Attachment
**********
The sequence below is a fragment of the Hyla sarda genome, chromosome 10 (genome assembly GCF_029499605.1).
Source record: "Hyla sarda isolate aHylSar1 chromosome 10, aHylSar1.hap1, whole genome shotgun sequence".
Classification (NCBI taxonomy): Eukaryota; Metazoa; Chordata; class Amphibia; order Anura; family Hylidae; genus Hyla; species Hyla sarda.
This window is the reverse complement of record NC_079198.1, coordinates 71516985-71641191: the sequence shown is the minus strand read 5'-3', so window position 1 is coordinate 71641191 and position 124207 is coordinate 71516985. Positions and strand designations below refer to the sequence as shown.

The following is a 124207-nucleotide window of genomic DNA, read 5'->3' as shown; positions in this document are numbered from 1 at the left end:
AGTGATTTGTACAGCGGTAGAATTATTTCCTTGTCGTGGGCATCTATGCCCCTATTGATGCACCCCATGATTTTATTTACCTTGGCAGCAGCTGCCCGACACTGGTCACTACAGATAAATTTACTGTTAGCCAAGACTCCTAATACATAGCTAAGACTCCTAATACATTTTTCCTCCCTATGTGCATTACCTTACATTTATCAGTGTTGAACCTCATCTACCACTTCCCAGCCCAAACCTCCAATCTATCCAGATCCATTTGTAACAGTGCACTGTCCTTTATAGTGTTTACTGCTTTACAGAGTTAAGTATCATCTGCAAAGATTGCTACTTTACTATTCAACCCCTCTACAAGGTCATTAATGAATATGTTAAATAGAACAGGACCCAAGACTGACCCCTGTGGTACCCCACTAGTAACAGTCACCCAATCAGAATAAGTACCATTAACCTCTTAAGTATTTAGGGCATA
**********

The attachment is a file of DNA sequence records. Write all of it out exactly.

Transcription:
The sequence below is a fragment of the Hyla sarda genome, chromosome 10 (genome assembly GCF_029499605.1).
Source record: "Hyla sarda isolate aHylSar1 chromosome 10, aHylSar1.hap1, whole genome shotgun sequence".
Classification (NCBI taxonomy): Eukaryota; Metazoa; Chordata; class Amphibia; order Anura; family Hylidae; genus Hyla; species Hyla sarda.
This window is the reverse complement of record NC_079198.1, coordinates 71516985-71641191: the sequence shown is the minus strand read 5'-3', so window position 1 is coordinate 71641191 and position 124207 is coordinate 71516985. Positions and strand designations below refer to the sequence as shown.

The following is a 124207-nucleotide window of genomic DNA, read 5'->3' as shown; positions in this document are numbered from 1 at the left end:
AGTGATTTGTACAGCGGTAGAATTATTTCCTTGTCGTGGGCATCTATGCCCCTATTGATGCACCCCATGATTTTATTTACCTTGGCAGCAGCTGCCCGACACTGGTCACTACAGATAAATTTACTGTTAGCCAAGACTCCTAATACATAGCTAAGACTCCTAATACATTTTTCCTCCCTATGTGCATTACCTTACATTTATCAGTGTTGAACCTCATCTACCACTTCCCAGCCCAAACCTCCAATCTATCCAGATCCATTTGTAACAGTGCACTGTCCTTTATAGTGTTTACTGCTTTACAGAGTTAAGTATCATCTGCAAAGATTGCTACTTTACTATTCAACCCCTCTACAAGGTCATTAATGAATATGTTAAATAGAACAGGACCCAAGACTGACCCCTGTGGTACCCCACTAGTAACAGTCACCCAATCAGAATAAGTACCATTAACCTCTTAAGTATTTAGGGCATA